Way back, when I was in seminary, I studied Greek. While I continue to use it occasionally in sermon prep, I couldn’t tell you the alphabet by rote and I don’t remember many of the rules for conjugation. What I do remember are key details, things which help us understand a deeper meaning that isn’t present in the English translation, and more importantly, I remember how and where to look things up. One of the memories that floods back in occasionally has to do with prepositions and how they can mean many different things in Greek. For example, when we read of “faith in Christ” it could also mean “faith of Christ,” such that we are saved not by our own ability to put our trust in someone who lived, died, and rose again 2,000 years ago, but because of the faithfulness of that same person to live, die, and rise again.
This came flooding back into my consciousness this morning as I desperately looked for something new to write about. Now in our fourth (fifth? I’ve honestly lost count) week of apocalyptic parables and imagery, it seems difficult to find a new way to riff on Jesus’ command to “stay awake.” As I read the lesson from 1st Corinthians, I was drawn to this image of God being the faithful one who calls us into relationship.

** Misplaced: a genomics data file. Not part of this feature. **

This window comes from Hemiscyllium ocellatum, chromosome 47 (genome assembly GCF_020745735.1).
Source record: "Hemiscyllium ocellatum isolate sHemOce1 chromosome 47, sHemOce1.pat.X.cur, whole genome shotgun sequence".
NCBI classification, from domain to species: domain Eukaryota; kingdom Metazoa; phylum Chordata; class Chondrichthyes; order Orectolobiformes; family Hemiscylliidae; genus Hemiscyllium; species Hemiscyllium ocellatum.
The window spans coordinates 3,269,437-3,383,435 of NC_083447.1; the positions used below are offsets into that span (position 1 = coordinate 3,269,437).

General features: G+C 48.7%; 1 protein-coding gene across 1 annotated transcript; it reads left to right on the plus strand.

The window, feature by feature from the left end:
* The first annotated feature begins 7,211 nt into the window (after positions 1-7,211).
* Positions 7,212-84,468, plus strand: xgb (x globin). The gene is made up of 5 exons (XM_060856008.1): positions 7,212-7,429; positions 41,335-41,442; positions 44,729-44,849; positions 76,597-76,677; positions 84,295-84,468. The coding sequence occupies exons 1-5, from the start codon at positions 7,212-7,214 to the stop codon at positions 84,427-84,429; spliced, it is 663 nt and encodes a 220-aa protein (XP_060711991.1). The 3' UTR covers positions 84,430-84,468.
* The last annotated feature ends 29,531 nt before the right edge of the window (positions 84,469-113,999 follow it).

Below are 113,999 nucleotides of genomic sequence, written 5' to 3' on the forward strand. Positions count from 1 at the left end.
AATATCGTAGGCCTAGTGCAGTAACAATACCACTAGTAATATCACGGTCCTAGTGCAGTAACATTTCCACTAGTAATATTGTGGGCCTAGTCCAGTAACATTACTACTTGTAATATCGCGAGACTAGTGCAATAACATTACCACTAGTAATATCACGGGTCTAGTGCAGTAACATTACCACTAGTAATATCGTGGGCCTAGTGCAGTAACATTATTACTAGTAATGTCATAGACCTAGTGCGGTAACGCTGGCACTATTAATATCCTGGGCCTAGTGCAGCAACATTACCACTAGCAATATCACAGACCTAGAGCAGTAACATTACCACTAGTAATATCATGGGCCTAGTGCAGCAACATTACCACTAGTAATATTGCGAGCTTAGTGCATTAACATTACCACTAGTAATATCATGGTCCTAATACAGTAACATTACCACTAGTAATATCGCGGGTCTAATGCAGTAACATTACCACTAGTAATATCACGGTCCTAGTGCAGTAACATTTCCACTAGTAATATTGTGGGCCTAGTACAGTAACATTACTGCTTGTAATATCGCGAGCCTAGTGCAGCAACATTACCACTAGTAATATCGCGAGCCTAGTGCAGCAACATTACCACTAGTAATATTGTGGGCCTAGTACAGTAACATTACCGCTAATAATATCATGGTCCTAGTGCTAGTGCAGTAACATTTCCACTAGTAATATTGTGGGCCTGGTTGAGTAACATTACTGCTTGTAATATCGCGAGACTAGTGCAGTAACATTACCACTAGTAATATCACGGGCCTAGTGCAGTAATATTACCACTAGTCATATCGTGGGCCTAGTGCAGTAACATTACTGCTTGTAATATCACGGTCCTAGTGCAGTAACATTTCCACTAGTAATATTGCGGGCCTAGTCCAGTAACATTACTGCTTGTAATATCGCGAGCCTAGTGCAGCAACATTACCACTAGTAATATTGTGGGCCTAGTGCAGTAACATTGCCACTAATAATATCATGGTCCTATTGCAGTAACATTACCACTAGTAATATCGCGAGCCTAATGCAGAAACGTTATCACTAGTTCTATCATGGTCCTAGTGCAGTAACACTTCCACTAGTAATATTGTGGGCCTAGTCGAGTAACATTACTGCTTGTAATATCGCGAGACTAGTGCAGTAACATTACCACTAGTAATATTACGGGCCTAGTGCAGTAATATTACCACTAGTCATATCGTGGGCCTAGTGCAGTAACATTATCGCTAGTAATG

As the Biblical story unfolds, there are a hundred or more places where God could have (should have?) given up on humanity. As the Eucharistic Prayer puts it, “again and again, you called us to return,” but due to our own pride and/or apathy, we have repeatedly failed to live into the dream of God. Sometimes, it was whole nations that failed. More often, it is the hearts of individuals who stray from the Kingdom of God. Yet, despite our ongoing resistance, God is faithful, inviting us back into relationship, and always ready to receive us into the arms of God’s saving embrace.
Advent seems like an appropriate time to spend sometime prayerfully considering the faithfulness of God. As we prepare ourselves for the gift of salvation, born on Christmas Day, it makes sense to focus less on what role we take in that salvation, and to be mindful that it is by God’s steadfast faithfulness that, in the fullness of time, the Son comes into the world. It can be hard, the whole “it isn’t about me” thing, but in a season devoted to preparation, it seems the right thing to do.